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Book of the Month

January 2002

Louis Renard
Poissons, Ecrevisses et Crabes  

Amsterdam: 1754

Sp Coll Hunterian X.1.14 

The first book for 2002 brightens our gloomy winter in its depiction of some brilliantly coloured but rather bizarre tropical fish, crabs and lobsters. Bearing the rather unwieldy title of Fishes, crayfishes, and crabs, of diverse colours and extraordinary form, that are found around the islands of the Moluccas and on the coasts of the southern lands, this book is historically important as being the earliest known work on fishes to be produced in colour.


The first edition of the book was published by Louis Renard in Amsterdam in about 1719. According to the title-page puff, it was almost thirty years in the making. Only 100 copies were produced and it is now extremely rare. The second edition appeared in 1754 under the auspices of the prominent publishers Reinier and Josué Ottens, also of Amsterdam. The firm of Ottens purchased about thirty unbound copies of the first edition from Renard's estate, had the plates coloured, replaced the original undated title-page and added a preface by  Aernout Vosmaer as well as a 'Declaration' by Renard (suppressed in all but one known copy of the first edition); they then printed some 70 additional copies to make up a second edition. Although less rare than the first edition, a survey by Pietsch found only thirty-four copies of this edition extant internationally. Ours is actually a  'hybrid' copy which contains Renard's undated title-page of the first edition but also the preface by Vosmaer which is found only in the second. Two other hybrid copies are known to survive although their existence cannot be fully explained. A third edition was published in 1782 by the house of Abraham von Padenburg and Willem Holtrop. Again, copies of this book are extremely rare, probably because its publication was never completed.

Consisting of two parts - here bound together - Poissons... was one of Renard's most substantial publications. As well as spending some seventeen years as a publisher and bookdealer, Renard (c.1678-1746) also sold medicines, brokered English bonds and, more intriguingly, acted as a spy for the British Crown, being employed by Queen Anne, George I and George II. In this capacity he helped guarantee the Protestant succession to the throne by preventing stores from reaching the 'Old Pretender' James Stuart. These supposedly clandestine activities were not particularly secret. In fact, Renard used his status as an 'agent' to help advertise his books. This particular work is actually dedicated to George I while the title-page describes the publisher as  'Louis Renard, Agent de Sa Majesté Britannique'.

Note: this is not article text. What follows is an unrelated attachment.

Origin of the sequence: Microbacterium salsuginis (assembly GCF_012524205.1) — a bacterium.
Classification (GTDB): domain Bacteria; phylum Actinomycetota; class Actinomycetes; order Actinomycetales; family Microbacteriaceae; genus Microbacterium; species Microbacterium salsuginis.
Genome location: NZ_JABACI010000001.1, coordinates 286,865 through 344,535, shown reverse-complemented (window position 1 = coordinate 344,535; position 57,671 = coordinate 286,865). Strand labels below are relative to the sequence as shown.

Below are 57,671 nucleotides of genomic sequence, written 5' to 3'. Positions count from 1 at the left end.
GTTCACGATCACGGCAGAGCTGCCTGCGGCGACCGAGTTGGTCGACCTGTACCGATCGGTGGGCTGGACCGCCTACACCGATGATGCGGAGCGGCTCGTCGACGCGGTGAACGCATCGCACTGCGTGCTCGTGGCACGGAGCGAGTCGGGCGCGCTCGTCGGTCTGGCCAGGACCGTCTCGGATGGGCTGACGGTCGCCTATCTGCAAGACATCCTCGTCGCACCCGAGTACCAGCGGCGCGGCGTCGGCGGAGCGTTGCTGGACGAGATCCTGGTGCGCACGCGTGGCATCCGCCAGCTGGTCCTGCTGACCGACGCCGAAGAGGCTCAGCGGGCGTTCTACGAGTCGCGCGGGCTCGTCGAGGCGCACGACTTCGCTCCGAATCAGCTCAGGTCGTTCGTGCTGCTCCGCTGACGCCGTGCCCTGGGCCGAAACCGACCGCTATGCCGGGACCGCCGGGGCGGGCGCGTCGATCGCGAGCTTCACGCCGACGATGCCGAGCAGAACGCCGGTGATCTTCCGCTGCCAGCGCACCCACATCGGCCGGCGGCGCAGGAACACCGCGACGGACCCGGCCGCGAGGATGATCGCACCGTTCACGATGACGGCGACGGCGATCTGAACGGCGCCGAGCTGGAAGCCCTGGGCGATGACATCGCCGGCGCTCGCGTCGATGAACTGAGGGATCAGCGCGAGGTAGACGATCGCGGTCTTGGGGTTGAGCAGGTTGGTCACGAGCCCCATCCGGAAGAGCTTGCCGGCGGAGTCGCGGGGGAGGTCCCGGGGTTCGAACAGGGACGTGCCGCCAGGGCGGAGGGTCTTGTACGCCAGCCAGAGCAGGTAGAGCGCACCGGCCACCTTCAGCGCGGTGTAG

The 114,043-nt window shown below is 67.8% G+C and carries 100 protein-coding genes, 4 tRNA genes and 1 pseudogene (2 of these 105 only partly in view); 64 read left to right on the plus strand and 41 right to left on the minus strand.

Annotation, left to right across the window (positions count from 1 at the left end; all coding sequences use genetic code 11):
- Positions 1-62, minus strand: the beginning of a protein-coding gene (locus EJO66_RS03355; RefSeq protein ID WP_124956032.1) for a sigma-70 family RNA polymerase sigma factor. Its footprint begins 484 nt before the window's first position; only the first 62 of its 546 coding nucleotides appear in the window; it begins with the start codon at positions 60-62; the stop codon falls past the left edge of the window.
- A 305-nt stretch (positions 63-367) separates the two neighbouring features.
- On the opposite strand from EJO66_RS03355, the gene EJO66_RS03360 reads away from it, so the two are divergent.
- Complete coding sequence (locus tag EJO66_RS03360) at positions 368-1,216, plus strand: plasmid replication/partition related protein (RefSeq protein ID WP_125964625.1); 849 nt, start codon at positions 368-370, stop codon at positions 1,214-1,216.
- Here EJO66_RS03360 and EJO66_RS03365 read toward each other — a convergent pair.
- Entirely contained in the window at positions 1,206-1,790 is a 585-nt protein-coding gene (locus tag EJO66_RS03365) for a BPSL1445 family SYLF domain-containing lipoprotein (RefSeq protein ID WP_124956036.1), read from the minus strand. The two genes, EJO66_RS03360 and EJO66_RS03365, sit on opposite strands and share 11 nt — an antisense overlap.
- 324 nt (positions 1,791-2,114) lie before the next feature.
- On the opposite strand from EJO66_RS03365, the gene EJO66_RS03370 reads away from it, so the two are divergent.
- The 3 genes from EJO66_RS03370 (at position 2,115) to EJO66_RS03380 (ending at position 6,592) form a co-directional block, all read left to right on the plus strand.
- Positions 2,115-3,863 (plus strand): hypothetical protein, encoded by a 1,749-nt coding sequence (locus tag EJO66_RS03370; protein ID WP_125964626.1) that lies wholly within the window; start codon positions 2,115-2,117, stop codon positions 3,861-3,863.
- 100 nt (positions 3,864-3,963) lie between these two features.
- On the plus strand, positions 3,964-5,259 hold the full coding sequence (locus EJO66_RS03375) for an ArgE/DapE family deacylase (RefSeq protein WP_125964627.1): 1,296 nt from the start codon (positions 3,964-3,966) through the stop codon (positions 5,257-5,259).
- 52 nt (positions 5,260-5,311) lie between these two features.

The book contains 100 plates comprising 460 hand coloured copper engravings. In all, 415 fishes, 41 crustaceans, two stick insects, a dugong and a mermaid are represented. The illustrations in the first part tend to be fairly realistic, but many in the second verge on the surreal. The illustrations have generally been condemned as being crudely drawn but they were - for the most part - made after actual specimens. Renard carefully explains in his introduction that for the first volume he had the images copied exactly from drawings belonging to Mr Baltazar Coyett - the governor and director of Ambon and Banda (1694-1706) - who had the fish captured and painted. The illustrations in the second volume were based upon a collection of drawings belonging to Mr Van der Stel, governor of the Molucca Islands, who had the fish drawn by the artist Samuel Fallours. Many of the species depicted had in fact been known to Europeans as dried or preserved, but the brilliant, natural colours of the specimens faded almost immediately: Renard therefore included several prefatory testimonies underlining the authenticity of the work in case the brightness and variety of the colouring should be questioned.

Of the fish shown here, the grey specimen at bottom left called by Renard a 'Nanourang' is more commonly known as a Trevally; the 'Baard Mannetje' (literally 'little bearded man') at the top is a Lined Goatfish; the large black and white 'Douwing Formosa' to the left  is an Emperor Angelfish; and the fierce and spiky 'Troutoen' to the left is the Porcupine fish.

volume 1: fol. 5


volume 2: planche XLIV